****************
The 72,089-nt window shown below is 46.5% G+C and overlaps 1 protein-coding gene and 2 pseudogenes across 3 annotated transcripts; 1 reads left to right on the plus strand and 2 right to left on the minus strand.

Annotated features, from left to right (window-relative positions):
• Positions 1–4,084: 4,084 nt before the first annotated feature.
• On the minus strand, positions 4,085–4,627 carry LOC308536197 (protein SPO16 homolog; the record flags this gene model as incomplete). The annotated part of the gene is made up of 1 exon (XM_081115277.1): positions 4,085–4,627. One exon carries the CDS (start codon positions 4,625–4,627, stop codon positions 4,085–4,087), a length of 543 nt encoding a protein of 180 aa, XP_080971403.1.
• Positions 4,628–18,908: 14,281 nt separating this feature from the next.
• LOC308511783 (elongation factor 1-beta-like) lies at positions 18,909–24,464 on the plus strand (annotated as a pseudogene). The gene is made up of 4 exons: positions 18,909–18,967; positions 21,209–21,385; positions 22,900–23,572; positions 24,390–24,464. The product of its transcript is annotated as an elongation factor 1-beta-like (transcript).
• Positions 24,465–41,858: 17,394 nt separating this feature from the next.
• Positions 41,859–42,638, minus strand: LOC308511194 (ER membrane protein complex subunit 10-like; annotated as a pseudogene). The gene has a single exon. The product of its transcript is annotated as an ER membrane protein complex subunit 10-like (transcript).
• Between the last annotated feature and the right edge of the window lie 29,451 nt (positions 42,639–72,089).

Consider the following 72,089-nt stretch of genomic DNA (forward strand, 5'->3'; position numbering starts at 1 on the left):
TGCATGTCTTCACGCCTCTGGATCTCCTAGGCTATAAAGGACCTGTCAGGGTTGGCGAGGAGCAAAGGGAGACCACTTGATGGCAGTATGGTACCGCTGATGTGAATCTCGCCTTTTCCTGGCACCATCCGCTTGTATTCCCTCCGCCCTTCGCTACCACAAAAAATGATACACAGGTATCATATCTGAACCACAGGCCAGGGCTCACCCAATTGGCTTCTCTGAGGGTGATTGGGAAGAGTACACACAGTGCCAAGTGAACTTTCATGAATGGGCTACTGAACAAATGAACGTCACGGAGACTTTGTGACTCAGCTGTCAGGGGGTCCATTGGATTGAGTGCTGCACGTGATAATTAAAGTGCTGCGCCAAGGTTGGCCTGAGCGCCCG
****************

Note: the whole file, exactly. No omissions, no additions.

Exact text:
The 72,089-nt window shown below is 46.5% G+C and overlaps 1 protein-coding gene and 2 pseudogenes across 3 annotated transcripts; 1 reads left to right on the plus strand and 2 right to left on the minus strand.

Annotated features, from left to right (window-relative positions):
• Positions 1–4,084: 4,084 nt before the first annotated feature.
• On the minus strand, positions 4,085–4,627 carry LOC308536197 (protein SPO16 homolog; the record flags this gene model as incomplete). The annotated part of the gene is made up of 1 exon (XM_081115277.1): positions 4,085–4,627. One exon carries the CDS (start codon positions 4,625–4,627, stop codon positions 4,085–4,087), a length of 543 nt encoding a protein of 180 aa, XP_080971403.1.
• Positions 4,628–18,908: 14,281 nt separating this feature from the next.
• LOC308511783 (elongation factor 1-beta-like) lies at positions 18,909–24,464 on the plus strand (annotated as a pseudogene). The gene is made up of 4 exons: positions 18,909–18,967; positions 21,209–21,385; positions 22,900–23,572; positions 24,390–24,464. The product of its transcript is annotated as an elongation factor 1-beta-like (transcript).
• Positions 24,465–41,858: 17,394 nt separating this feature from the next.
• Positions 41,859–42,638, minus strand: LOC308511194 (ER membrane protein complex subunit 10-like; annotated as a pseudogene). The gene has a single exon. The product of its transcript is annotated as an ER membrane protein complex subunit 10-like (transcript).
• Between the last annotated feature and the right edge of the window lie 29,451 nt (positions 42,639–72,089).

Consider the following 72,089-nt stretch of genomic DNA (forward strand, 5'->3'; position numbering starts at 1 on the left):
TGCATGTCTTCACGCCTCTGGATCTCCTAGGCTATAAAGGACCTGTCAGGGTTGGCGAGGAGCAAAGGGAGACCACTTGATGGCAGTATGGTACCGCTGATGTGAATCTCGCCTTTTCCTGGCACCATCCGCTTGTATTCCCTCCGCCCTTCGCTACCACAAAAAATGATACACAGGTATCATATCTGAACCACAGGCCAGGGCTCACCCAATTGGCTTCTCTGAGGGTGATTGGGAAGAGTACACACAGTGCCAAGTGAACTTTCATGAATGGGCTACTGAACAAATGAACGTCACGGAGACTTTGTGACTCAGCTGTCAGGGGGTCCATTGGATTGAGTGCTGCACGTGATAATTAAAGTGCTGCGCCAAGGTTGGCCTGAGCGCCCG